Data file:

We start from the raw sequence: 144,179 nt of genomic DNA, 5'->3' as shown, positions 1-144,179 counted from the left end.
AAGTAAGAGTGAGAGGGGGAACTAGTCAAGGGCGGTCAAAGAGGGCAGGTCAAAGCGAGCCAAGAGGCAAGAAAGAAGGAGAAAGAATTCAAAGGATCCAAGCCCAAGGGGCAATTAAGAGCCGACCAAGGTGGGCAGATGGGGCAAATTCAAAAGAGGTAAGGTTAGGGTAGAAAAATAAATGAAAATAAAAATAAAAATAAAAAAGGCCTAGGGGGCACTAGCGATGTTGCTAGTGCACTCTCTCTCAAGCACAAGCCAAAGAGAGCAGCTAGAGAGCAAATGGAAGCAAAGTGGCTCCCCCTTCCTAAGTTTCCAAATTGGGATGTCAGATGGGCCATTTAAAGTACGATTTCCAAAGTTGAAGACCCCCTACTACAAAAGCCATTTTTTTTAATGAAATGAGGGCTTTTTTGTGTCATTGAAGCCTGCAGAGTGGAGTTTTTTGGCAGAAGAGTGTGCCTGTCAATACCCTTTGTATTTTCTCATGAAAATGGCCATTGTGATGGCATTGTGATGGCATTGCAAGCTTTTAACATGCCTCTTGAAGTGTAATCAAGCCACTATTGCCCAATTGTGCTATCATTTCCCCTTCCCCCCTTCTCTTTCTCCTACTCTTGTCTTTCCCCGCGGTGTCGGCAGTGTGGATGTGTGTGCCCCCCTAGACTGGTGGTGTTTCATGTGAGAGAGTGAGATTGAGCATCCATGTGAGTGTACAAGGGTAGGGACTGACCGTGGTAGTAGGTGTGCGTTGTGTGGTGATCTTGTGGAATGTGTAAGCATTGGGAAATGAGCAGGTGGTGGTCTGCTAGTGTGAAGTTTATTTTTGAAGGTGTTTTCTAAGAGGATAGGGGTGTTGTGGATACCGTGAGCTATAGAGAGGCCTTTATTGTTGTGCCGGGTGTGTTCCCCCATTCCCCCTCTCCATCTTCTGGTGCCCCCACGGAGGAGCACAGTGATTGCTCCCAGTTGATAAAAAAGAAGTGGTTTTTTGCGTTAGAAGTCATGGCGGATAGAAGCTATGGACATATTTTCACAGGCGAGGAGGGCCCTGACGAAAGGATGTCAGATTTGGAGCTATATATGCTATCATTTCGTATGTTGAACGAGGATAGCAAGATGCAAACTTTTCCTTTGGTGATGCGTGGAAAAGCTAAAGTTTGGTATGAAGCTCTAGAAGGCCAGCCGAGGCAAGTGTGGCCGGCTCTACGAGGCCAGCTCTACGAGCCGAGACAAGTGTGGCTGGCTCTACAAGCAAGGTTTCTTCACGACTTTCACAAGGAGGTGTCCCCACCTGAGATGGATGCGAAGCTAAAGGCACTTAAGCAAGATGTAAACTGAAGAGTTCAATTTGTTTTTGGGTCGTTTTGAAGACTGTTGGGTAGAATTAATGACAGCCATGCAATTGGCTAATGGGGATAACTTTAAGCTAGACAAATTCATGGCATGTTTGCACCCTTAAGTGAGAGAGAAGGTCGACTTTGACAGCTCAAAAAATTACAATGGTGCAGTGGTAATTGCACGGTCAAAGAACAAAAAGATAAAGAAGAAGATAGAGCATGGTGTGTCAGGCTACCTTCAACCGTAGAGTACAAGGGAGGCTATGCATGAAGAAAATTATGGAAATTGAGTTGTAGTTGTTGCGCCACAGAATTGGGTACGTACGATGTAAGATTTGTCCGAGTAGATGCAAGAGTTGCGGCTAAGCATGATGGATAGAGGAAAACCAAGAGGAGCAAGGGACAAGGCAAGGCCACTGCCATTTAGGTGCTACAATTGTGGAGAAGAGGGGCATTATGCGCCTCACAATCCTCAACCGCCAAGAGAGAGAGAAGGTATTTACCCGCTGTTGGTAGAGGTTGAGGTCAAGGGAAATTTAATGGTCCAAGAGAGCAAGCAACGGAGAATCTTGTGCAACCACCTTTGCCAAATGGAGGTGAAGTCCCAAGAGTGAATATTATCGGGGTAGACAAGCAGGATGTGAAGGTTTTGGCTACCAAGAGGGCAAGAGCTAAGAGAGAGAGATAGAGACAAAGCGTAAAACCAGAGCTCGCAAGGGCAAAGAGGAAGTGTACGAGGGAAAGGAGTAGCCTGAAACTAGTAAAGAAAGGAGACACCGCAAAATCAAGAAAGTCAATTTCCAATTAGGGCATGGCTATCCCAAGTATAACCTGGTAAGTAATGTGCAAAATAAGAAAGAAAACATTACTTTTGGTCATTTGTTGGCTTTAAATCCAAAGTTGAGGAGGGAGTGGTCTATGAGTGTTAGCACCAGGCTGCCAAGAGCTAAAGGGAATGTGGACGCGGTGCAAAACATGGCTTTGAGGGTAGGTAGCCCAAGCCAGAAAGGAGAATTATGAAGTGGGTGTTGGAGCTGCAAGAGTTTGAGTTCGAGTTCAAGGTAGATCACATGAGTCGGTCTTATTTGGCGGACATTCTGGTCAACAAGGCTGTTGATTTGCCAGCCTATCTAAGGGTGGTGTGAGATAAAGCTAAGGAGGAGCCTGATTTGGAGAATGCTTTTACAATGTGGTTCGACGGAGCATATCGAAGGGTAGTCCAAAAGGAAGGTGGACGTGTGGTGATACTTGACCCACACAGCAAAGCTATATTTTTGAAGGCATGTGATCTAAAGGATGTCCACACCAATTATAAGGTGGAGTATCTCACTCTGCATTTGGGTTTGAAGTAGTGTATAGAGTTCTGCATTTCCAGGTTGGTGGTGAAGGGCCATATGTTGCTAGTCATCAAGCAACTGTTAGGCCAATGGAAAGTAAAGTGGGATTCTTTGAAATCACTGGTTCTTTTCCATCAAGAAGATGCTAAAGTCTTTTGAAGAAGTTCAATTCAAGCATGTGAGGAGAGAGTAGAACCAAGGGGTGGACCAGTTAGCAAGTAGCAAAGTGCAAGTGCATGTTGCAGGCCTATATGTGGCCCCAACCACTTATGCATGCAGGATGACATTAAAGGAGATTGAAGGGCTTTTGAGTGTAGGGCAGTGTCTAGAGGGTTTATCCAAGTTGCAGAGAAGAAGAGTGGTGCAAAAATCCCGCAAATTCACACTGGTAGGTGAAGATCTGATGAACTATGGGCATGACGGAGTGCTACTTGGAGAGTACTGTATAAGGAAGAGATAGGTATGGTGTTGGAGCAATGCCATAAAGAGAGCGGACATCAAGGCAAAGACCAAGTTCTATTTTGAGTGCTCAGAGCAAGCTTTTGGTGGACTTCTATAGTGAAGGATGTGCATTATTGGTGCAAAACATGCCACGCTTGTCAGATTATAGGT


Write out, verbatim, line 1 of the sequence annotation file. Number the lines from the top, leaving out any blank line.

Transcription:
We start from the raw sequence: 144,179 nt of genomic DNA, 5'->3' as shown, positions 1-144,179 counted from the left end.